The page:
I went and got a job with the OK Bazaars, supposedly in their advertising department hoping to become a commercial artist eventually but I ended up selling pots and pans, much to my chagrin.

Fast forward to September 1964 and I got a call-up notice and was promptly fired!! (they could do that in those days and I had said, in good faith, that I was not eligible for callup).

In mid October, having turned 18 in the August, I entrained from Salisbury station to join Intake 70 at DRRR (Depot the Royal Rhodesian Regiment). We arrived at Heany Junction the following morning where several army trucks, drivers and junior NCOs were waiting for us.
We had the usual hazing that all new recruits went through – on and off the trucks – never fast enough getting on or off with our luggage but eventually we were taken to the barracks quartermaster stores to be issued with our kit.

Loaded like pack mules with our civilian kit and our army issue we were formed up in a shambling column and marched (well sort of marched!) up to the A Company lines by our instructors.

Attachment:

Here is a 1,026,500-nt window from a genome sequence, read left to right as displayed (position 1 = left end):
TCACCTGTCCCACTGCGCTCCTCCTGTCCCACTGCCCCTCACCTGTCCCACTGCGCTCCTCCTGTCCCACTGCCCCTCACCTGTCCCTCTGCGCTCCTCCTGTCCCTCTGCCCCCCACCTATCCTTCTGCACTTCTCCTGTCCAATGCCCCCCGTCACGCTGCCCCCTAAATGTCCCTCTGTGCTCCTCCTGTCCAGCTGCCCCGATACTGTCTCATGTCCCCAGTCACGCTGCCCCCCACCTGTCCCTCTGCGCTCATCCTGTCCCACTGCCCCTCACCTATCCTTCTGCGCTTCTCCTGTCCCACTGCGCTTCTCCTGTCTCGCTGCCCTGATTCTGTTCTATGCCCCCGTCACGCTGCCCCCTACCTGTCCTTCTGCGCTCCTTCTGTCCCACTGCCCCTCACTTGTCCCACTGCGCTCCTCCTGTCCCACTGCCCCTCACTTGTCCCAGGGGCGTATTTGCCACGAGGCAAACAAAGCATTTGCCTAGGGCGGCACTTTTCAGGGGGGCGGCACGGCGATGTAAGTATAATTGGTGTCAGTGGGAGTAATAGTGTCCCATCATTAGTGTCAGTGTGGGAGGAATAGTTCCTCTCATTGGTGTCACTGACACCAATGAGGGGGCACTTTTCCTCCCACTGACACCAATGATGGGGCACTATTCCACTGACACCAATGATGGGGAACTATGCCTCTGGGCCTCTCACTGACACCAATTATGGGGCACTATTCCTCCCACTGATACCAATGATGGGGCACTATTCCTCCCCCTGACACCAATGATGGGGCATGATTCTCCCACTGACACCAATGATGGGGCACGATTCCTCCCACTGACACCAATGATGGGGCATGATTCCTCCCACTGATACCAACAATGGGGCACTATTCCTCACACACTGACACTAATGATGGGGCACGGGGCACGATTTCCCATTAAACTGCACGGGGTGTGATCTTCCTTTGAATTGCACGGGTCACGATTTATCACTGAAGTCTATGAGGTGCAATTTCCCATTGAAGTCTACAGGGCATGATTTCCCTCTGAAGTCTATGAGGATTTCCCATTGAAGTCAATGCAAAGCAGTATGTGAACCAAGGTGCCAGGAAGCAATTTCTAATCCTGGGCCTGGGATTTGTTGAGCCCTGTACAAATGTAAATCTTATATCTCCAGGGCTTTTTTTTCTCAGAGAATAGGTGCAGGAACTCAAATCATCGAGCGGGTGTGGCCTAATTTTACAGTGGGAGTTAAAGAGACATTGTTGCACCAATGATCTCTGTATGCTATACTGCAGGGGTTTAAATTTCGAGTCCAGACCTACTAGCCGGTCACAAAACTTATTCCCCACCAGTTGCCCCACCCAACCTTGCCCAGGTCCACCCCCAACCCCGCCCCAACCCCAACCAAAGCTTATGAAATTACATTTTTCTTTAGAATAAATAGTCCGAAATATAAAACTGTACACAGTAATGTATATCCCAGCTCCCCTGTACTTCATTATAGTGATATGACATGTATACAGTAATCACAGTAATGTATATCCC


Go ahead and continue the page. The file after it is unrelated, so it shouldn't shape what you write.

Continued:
Of course we kept calling the instructors SIR, this and SIR, that and got yelled at for doing so:
“I am not a fucking officer boy! I am a fucking COLOUR SERGEANT DO YOU UNDERSTAND?”
“YES, SIR”
“NO, YOU STUPID CUNT, YOU CALL ME COLOUR! I am a COLOUR sergeant!”
“YES, COLOUR”

This exchange was going on in every barrack room and was to continue for a few days until we got the hang of it.

We were then told to ensure that the floor of the barrack room was gleaming for the next mornings inspection and told to get the polish (in huge 25litre cans) off the back of the land rover.

On opening the polish (that waxy, stoep/veranda/cement floor type of polish) we found that it was black while the barrack room floor was green. Some brave souls approached the staff and told them there had been a mistake. “NO, THERE HASN’T BEEN A FUCKING MISTAKE” bellowed the Colour Sergeant, “we want the fucking floor BLACK by 0600 tomorrow morning. Get the paraffin and rags and brushes off the truck!”